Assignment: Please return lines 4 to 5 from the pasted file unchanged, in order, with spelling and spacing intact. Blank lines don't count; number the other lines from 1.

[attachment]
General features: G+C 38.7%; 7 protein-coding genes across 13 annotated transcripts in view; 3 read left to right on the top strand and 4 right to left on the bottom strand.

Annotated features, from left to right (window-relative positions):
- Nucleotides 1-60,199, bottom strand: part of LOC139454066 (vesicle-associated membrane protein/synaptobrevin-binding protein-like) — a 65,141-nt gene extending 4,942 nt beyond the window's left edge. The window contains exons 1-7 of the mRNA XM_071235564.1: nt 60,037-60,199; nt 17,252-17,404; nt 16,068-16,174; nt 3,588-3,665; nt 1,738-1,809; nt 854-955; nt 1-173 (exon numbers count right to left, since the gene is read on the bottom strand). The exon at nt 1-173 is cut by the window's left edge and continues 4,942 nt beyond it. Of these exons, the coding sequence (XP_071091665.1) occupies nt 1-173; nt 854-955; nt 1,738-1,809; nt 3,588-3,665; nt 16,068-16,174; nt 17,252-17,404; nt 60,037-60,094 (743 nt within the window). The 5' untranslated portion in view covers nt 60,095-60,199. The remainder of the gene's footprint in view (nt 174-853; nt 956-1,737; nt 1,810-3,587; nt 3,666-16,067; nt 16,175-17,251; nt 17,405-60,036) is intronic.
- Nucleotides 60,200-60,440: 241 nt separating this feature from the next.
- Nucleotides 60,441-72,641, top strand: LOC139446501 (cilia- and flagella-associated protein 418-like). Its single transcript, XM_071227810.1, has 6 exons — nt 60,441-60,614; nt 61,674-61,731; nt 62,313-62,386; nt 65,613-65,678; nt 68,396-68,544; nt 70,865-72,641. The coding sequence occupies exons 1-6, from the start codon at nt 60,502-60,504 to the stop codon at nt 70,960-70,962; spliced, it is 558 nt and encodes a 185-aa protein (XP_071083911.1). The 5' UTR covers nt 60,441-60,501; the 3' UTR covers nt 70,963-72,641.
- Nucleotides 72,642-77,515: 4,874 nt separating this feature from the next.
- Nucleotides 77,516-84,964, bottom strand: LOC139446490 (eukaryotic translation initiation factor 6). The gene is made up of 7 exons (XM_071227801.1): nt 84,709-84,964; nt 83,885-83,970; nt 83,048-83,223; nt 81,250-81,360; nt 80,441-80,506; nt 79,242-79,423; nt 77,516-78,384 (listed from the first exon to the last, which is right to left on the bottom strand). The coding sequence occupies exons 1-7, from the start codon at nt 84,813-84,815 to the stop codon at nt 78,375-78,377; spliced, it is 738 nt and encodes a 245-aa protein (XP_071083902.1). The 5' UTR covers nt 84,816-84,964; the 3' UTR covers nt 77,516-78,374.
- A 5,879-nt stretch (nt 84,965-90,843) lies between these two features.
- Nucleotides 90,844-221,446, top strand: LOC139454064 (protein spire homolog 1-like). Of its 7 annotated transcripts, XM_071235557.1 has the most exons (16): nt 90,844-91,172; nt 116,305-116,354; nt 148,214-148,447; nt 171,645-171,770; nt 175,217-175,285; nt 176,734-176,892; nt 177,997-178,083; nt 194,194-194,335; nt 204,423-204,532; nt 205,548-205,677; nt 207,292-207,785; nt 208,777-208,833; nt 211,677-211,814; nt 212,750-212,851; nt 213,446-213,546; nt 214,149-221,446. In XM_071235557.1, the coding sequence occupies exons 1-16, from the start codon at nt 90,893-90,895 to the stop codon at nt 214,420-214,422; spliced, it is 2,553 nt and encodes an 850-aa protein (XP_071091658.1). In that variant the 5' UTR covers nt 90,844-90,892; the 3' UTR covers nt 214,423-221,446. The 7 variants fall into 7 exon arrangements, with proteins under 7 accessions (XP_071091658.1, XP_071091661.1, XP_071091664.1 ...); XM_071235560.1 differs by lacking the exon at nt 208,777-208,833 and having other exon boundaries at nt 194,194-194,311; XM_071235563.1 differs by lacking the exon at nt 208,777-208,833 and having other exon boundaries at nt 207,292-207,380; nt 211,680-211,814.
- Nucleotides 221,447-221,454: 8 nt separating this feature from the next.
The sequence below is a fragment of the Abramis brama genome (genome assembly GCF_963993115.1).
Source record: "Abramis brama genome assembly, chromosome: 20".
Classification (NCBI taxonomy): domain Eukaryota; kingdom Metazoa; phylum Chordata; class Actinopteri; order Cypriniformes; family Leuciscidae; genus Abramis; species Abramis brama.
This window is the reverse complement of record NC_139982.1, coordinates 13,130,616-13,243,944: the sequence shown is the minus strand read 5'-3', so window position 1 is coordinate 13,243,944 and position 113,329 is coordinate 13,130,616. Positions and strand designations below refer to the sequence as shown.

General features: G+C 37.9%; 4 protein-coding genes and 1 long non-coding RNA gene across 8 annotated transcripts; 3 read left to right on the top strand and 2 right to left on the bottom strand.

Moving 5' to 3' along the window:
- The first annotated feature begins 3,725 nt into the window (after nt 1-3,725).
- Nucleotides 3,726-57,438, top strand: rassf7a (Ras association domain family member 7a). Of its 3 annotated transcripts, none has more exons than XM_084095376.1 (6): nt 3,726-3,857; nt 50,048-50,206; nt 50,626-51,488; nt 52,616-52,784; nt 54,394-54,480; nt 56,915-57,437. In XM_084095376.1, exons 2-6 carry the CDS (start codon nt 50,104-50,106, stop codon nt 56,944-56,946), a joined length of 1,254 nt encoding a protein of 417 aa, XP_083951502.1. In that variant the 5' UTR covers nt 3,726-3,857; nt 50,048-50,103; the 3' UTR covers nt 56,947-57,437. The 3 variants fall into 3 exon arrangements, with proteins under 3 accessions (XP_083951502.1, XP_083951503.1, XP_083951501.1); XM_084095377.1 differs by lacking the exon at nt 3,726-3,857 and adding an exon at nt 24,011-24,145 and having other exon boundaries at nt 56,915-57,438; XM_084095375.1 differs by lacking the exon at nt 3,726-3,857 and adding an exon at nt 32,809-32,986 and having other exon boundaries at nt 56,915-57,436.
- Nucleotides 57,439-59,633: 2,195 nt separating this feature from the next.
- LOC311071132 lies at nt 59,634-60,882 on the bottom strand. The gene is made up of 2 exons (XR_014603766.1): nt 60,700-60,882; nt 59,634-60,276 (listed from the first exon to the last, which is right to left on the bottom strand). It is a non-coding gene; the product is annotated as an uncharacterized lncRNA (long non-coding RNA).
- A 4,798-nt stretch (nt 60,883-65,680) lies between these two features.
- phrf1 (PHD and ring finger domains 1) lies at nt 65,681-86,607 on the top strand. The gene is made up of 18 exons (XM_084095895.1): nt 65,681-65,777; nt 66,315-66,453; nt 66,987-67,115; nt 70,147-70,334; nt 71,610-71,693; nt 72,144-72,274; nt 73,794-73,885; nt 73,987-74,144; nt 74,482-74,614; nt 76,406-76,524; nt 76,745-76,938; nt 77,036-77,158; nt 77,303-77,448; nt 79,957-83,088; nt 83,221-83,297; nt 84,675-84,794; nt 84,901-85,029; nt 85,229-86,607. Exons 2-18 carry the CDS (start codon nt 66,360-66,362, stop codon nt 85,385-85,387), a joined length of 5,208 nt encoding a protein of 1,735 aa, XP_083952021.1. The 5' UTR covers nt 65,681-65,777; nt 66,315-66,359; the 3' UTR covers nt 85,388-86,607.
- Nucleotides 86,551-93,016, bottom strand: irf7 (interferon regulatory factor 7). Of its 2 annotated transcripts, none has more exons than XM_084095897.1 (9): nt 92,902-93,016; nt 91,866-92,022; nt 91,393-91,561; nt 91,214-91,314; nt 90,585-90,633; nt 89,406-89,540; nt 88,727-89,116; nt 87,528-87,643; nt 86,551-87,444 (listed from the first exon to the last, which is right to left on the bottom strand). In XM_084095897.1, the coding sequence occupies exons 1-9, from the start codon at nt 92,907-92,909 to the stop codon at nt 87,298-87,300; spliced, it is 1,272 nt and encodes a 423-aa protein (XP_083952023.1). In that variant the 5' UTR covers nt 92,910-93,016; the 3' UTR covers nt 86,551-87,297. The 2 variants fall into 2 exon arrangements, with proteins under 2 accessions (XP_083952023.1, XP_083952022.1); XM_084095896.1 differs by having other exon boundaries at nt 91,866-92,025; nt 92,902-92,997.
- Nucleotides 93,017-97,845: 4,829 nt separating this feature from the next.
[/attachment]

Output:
- Nucleotides 60,200-60,440: 241 nt separating this feature from the next.
- Nucleotides 60,441-72,641, top strand: LOC139446501 (cilia- and flagella-associated protein 418-like). Its single transcript, XM_071227810.1, has 6 exons — nt 60,441-60,614; nt 61,674-61,731; nt 62,313-62,386; nt 65,613-65,678; nt 68,396-68,544; nt 70,865-72,641. The coding sequence occupies exons 1-6, from the start codon at nt 60,502-60,504 to the stop codon at nt 70,960-70,962; spliced, it is 558 nt and encodes a 185-aa protein (XP_071083911.1). The 5' UTR covers nt 60,441-60,501; the 3' UTR covers nt 70,963-72,641.